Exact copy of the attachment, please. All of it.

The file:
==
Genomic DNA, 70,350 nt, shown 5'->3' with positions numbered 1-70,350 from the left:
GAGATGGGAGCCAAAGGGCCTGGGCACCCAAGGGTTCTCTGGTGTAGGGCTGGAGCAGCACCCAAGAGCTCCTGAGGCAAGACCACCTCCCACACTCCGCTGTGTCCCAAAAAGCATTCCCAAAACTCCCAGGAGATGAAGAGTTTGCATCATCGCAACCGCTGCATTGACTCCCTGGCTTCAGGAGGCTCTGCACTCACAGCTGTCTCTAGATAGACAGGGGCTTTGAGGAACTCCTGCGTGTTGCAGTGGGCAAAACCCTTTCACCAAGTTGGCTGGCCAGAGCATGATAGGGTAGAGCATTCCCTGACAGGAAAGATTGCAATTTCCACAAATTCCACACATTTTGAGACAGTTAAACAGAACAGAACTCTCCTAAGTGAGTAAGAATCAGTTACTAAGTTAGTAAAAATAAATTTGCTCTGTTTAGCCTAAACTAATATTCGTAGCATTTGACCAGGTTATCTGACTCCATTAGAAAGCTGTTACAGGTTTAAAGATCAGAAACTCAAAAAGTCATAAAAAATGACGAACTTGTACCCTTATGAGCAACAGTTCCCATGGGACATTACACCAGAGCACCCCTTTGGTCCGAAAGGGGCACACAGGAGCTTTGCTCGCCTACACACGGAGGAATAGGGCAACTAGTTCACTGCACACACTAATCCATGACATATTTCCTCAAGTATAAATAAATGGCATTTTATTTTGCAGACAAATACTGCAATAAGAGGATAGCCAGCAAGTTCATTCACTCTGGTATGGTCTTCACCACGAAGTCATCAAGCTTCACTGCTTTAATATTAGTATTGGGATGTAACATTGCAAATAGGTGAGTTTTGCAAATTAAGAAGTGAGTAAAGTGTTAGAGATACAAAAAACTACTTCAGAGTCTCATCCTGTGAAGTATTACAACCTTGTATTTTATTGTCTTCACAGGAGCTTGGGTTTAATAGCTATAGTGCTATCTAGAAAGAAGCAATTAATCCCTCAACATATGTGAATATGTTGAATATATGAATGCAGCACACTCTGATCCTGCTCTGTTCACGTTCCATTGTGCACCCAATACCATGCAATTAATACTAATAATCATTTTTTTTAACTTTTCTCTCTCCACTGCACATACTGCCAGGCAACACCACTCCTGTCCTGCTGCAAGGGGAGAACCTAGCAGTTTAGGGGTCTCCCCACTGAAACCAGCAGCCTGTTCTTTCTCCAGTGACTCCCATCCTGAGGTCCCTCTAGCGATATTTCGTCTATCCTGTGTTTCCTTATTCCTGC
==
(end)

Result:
Genomic DNA, 70,350 nt, shown 5'->3' with positions numbered 1-70,350 from the left:
GAGATGGGAGCCAAAGGGCCTGGGCACCCAAGGGTTCTCTGGTGTAGGGCTGGAGCAGCACCCAAGAGCTCCTGAGGCAAGACCACCTCCCACACTCCGCTGTGTCCCAAAAAGCATTCCCAAAACTCCCAGGAGATGAAGAGTTTGCATCATCGCAACCGCTGCATTGACTCCCTGGCTTCAGGAGGCTCTGCACTCACAGCTGTCTCTAGATAGACAGGGGCTTTGAGGAACTCCTGCGTGTTGCAGTGGGCAAAACCCTTTCACCAAGTTGGCTGGCCAGAGCATGATAGGGTAGAGCATTCCCTGACAGGAAAGATTGCAATTTCCACAAATTCCACACATTTTGAGACAGTTAAACAGAACAGAACTCTCCTAAGTGAGTAAGAATCAGTTACTAAGTTAGTAAAAATAAATTTGCTCTGTTTAGCCTAAACTAATATTCGTAGCATTTGACCAGGTTATCTGACTCCATTAGAAAGCTGTTACAGGTTTAAAGATCAGAAACTCAAAAAGTCATAAAAAATGACGAACTTGTACCCTTATGAGCAACAGTTCCCATGGGACATTACACCAGAGCACCCCTTTGGTCCGAAAGGGGCACACAGGAGCTTTGCTCGCCTACACACGGAGGAATAGGGCAACTAGTTCACTGCACACACTAATCCATGACATATTTCCTCAAGTATAAATAAATGGCATTTTATTTTGCAGACAAATACTGCAATAAGAGGATAGCCAGCAAGTTCATTCACTCTGGTATGGTCTTCACCACGAAGTCATCAAGCTTCACTGCTTTAATATTAGTATTGGGATGTAACATTGCAAATAGGTGAGTTTTGCAAATTAAGAAGTGAGTAAAGTGTTAGAGATACAAAAAACTACTTCAGAGTCTCATCCTGTGAAGTATTACAACCTTGTATTTTATTGTCTTCACAGGAGCTTGGGTTTAATAGCTATAGTGCTATCTAGAAAGAAGCAATTAATCCCTCAACATATGTGAATATGTTGAATATATGAATGCAGCACACTCTGATCCTGCTCTGTTCACGTTCCATTGTGCACCCAATACCATGCAATTAATACTAATAATCATTTTTTTTAACTTTTCTCTCTCCACTGCACATACTGCCAGGCAACACCACTCCTGTCCTGCTGCAAGGGGAGAACCTAGCAGTTTAGGGGTCTCCCCACTGAAACCAGCAGCCTGTTCTTTCTCCAGTGACTCCCATCCTGAGGTCCCTCTAGCGATATTTCGTCTATCCTGTGTTTCCTTATTCCTGC